Reflections in a Mirror (While Shaving): Part 16


When I was younger, my cars tended to be sleek and fast. As I have “matured,” they are boxier and slower. We have become our cars.

In a belated effort to again be sleek and fast, I bought a little black convertible. To those with criticism hurtling past the teeth, sprinting towards your lips, I say: “So’s your mama.”

I can’t seem to get the time and cost estimate even remotely close for my “projects.” ….”It’ll take about a half hour with stuff I already have”… should be tattooed on my butt… that way there’d be an explanation when I’m found face down in sawdust at the end of a twelve-hour day with a smoldering checkbook clutched in my hand.

Somebody should defend mimes… I think. Oh, hell… never mime.

If you come into a restaurant and want to join me, should I extend the invitation even if it isn’t how I wanted to spend lunch? There’s always room since I eat alone much of the time… but that’s a subject for another day.

Rolled out of bed… rolled back in… hard to do from the floor.

I rounded a corner, scared a yellow-belly finch and it flew into a window, knocking itself senseless. I picked it up to protect it from the neighbor cat and patted its head until it recovered. It pooped in my hand and flew away. You’re welcome, you little #%&*.

I can just hear him describe his day around the dinner table… “I was minding my own business when this big jerk scared the #%*& out of me”…

A woman was describing getting her lips “plumped” by having injections of cow fat… or something. AND, once injected, the lips are pushed, pinched and molded into a graceful arc. My toes are still clenched.

Last year I spent nearly $1,000 per 6 oz. bottle for my very own olive oil to be pressed (that $1,000 dollar figure is not nearly as funny as it once was). It tasted great.

This year I took the leap, bought the equipment and pressed the olives myself. I’ve whittled the cost to about $950 per 6 oz. bottle. Very little humor per bottle and it tastes… disgusting.

In our neighborhood, if the garage or barn door is open, bring a beer and sit a while. You can learn all kinds of things.

One neighbor kindly helped me level the olive press I was about to destroy in a single afternoon. Who knew it had to be level?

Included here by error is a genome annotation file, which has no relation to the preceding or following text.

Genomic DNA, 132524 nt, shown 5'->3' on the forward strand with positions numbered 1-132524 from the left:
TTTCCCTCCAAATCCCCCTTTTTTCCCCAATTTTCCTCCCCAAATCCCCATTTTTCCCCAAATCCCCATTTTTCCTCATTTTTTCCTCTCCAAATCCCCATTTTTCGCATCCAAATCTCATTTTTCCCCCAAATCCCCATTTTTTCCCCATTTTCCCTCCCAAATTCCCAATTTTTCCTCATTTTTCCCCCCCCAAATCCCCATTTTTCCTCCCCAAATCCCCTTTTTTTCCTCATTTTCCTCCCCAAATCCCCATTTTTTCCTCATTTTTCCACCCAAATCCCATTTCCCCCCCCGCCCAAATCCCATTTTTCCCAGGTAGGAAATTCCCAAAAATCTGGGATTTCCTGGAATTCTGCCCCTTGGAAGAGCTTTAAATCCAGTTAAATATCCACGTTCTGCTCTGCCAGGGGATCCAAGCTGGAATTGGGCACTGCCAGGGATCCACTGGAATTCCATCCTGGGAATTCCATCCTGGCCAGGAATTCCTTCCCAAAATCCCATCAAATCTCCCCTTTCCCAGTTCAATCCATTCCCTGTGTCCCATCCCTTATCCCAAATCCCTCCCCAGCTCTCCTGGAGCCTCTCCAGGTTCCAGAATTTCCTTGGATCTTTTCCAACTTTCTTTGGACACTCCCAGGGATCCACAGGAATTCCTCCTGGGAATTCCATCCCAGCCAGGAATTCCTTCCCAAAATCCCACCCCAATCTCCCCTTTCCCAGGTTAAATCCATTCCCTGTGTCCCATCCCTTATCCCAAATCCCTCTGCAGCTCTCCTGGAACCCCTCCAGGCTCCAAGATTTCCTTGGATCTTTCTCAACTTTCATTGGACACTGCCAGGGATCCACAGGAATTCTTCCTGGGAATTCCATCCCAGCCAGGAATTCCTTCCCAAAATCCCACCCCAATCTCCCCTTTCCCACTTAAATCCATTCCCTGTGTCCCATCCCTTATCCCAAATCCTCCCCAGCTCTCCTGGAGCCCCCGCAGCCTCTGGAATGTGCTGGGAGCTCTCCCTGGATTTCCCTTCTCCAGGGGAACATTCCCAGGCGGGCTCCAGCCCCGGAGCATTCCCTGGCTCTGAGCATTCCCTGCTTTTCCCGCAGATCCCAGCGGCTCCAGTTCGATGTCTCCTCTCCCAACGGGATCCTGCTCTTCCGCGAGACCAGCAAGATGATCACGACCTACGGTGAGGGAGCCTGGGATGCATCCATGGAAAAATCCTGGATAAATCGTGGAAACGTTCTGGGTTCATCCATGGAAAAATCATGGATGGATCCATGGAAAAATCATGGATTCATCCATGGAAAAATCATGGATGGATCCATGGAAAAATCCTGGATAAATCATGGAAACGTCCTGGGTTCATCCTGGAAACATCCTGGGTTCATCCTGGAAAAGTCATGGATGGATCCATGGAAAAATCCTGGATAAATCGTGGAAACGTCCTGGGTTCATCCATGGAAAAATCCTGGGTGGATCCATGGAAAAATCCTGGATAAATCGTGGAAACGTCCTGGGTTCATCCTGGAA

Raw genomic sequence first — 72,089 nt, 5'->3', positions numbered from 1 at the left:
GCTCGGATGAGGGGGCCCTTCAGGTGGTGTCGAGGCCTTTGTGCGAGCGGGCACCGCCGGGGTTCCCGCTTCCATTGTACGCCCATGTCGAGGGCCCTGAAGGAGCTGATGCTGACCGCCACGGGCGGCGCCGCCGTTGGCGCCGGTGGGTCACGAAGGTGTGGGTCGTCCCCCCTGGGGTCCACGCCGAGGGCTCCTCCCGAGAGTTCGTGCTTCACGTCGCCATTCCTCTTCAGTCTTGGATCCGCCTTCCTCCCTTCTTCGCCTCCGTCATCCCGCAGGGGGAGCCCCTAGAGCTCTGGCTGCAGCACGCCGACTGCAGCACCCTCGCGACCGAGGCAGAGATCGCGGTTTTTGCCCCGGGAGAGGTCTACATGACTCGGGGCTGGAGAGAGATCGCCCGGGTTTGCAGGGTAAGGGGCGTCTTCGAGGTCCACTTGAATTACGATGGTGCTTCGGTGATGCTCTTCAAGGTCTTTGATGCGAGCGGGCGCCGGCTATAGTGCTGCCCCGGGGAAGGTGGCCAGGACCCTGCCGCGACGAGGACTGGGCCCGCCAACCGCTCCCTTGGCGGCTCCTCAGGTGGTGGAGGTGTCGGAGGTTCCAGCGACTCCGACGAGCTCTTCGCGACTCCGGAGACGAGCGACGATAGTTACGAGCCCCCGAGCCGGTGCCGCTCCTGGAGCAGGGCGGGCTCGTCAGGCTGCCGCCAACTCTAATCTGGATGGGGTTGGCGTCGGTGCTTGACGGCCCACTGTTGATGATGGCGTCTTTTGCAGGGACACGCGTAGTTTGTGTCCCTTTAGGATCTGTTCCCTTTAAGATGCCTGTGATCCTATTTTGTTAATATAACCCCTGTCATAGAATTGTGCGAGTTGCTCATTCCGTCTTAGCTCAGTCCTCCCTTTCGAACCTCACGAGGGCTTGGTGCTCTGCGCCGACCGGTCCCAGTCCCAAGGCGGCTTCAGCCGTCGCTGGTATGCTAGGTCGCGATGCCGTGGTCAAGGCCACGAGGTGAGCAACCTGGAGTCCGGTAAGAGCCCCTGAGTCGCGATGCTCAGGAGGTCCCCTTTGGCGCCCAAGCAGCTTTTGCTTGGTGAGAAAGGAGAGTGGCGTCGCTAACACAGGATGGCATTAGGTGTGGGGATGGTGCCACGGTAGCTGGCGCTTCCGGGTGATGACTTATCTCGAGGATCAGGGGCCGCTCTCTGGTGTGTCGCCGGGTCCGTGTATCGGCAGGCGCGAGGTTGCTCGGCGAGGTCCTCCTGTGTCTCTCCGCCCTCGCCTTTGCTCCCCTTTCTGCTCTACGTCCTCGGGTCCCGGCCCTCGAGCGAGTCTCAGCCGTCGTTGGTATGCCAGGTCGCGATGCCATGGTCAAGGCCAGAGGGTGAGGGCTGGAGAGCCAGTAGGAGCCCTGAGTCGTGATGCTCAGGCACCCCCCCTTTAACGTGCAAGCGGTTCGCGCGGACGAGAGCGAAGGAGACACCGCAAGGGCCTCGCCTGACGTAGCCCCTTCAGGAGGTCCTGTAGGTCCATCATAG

During one of these visits, I convinced several neighbors to help me push my boat, which I had managed to high-center where it wasn’t wet, back into the water. Their whoops about the degree of intelligence it took to get the boat in that position made me close the barn door for a week.

There’s a reason clichés are clichés… live each day as if it were your last is my current favorite.

My dad postponed adventures for 60 years waiting for the right time. You already know the story because we all have one… the day he proclaimed he was ready to start enjoying life, he got ill and never went anywhere. You just gotta make it up as you go along.

The time I’ve spent debating the unknown with the mirror, I could do it and know whether I can or can’t.

What is it about a certain phrase that turns my head into one of those cartoon whistles with Mickey Mouse pulling the chain? Most of the real ear-burners originate from teen-speak… taken over by adults. Hearing an adult say “totally,” “for sure,” “Earth to…” 10 years after they went out of style is chili pepper for the brain.

If I use teen phraseology, just thump me in the head.  I’m so far behind that by the time I say “not” it really just means not. This morning, I’ll consider myself thumped. Cool.

Another class I missed. How do you say no to a panhandler without insult? OK, OK, maybe “panhandler” isn’t politically incorrect. So what term do I use? What do I call the guy who stood on the same corner for a month, asking me for “gas money” to get back to Portland. I fell for it and donated the first three times and got cussed out when I didn’t give the fourth time. He said I was an asshole for not saying “no” in a way not demeaning to him. What way is that? Seriously, someone give me a hint.

Doug Mudford is a lawyer and partner at Barr & Mudford, with an emphasis on serious personal injury. He may be reached at Barr & Mudford, 1824 Court St., Redding, 530.243.8008. Send questions for “That Lawyer Guy” to

Doug Mudford
is a lawyer and partner at Barr & Mudford, with an emphasis on serious personal injury. He may be reached at Barr & Mudford, 1824 Court St., Redding, (530) 243-8008, or
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